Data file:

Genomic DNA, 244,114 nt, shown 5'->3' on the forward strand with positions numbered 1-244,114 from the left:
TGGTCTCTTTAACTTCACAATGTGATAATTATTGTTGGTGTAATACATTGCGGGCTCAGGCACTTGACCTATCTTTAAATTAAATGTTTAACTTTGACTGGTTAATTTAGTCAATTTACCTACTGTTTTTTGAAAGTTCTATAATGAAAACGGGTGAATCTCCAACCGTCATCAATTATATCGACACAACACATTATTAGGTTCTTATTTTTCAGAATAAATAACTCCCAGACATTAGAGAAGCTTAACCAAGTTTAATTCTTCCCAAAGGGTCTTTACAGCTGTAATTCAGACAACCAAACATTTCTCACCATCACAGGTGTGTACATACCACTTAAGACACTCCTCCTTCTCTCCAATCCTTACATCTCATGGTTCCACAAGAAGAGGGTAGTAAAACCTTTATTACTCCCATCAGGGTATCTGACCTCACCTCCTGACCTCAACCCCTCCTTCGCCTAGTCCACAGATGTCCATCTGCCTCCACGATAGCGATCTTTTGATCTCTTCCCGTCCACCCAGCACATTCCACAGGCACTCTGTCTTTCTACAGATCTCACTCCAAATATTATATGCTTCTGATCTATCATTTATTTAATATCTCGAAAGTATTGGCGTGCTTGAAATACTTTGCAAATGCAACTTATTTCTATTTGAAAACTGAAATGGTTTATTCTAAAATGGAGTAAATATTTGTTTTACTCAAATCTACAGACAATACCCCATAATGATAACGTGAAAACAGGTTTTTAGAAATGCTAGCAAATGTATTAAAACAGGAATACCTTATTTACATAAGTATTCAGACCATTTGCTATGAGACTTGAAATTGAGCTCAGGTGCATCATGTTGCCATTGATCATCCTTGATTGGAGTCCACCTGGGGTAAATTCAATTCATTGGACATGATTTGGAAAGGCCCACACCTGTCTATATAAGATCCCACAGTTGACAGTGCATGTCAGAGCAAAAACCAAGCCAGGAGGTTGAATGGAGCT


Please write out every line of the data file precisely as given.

Genomic DNA, 244,114 nt, shown 5'->3' on the forward strand with positions numbered 1-244,114 from the left:
TGGTCTCTTTAACTTCACAATGTGATAATTATTGTTGGTGTAATACATTGCGGGCTCAGGCACTTGACCTATCTTTAAATTAAATGTTTAACTTTGACTGGTTAATTTAGTCAATTTACCTACTGTTTTTTGAAAGTTCTATAATGAAAACGGGTGAATCTCCAACCGTCATCAATTATATCGACACAACACATTATTAGGTTCTTATTTTTCAGAATAAATAACTCCCAGACATTAGAGAAGCTTAACCAAGTTTAATTCTTCCCAAAGGGTCTTTACAGCTGTAATTCAGACAACCAAACATTTCTCACCATCACAGGTGTGTACATACCACTTAAGACACTCCTCCTTCTCTCCAATCCTTACATCTCATGGTTCCACAAGAAGAGGGTAGTAAAACCTTTATTACTCCCATCAGGGTATCTGACCTCACCTCCTGACCTCAACCCCTCCTTCGCCTAGTCCACAGATGTCCATCTGCCTCCACGATAGCGATCTTTTGATCTCTTCCCGTCCACCCAGCACATTCCACAGGCACTCTGTCTTTCTACAGATCTCACTCCAAATATTATATGCTTCTGATCTATCATTTATTTAATATCTCGAAAGTATTGGCGTGCTTGAAATACTTTGCAAATGCAACTTATTTCTATTTGAAAACTGAAATGGTTTATTCTAAAATGGAGTAAATATTTGTTTTACTCAAATCTACAGACAATACCCCATAATGATAACGTGAAAACAGGTTTTTAGAAATGCTAGCAAATGTATTAAAACAGGAATACCTTATTTACATAAGTATTCAGACCATTTGCTATGAGACTTGAAATTGAGCTCAGGTGCATCATGTTGCCATTGATCATCCTTGATTGGAGTCCACCTGGGGTAAATTCAATTCATTGGACATGATTTGGAAAGGCCCACACCTGTCTATATAAGATCCCACAGTTGACAGTGCATGTCAGAGCAAAAACCAAGCCAGGAGGTTGAATGGAGCT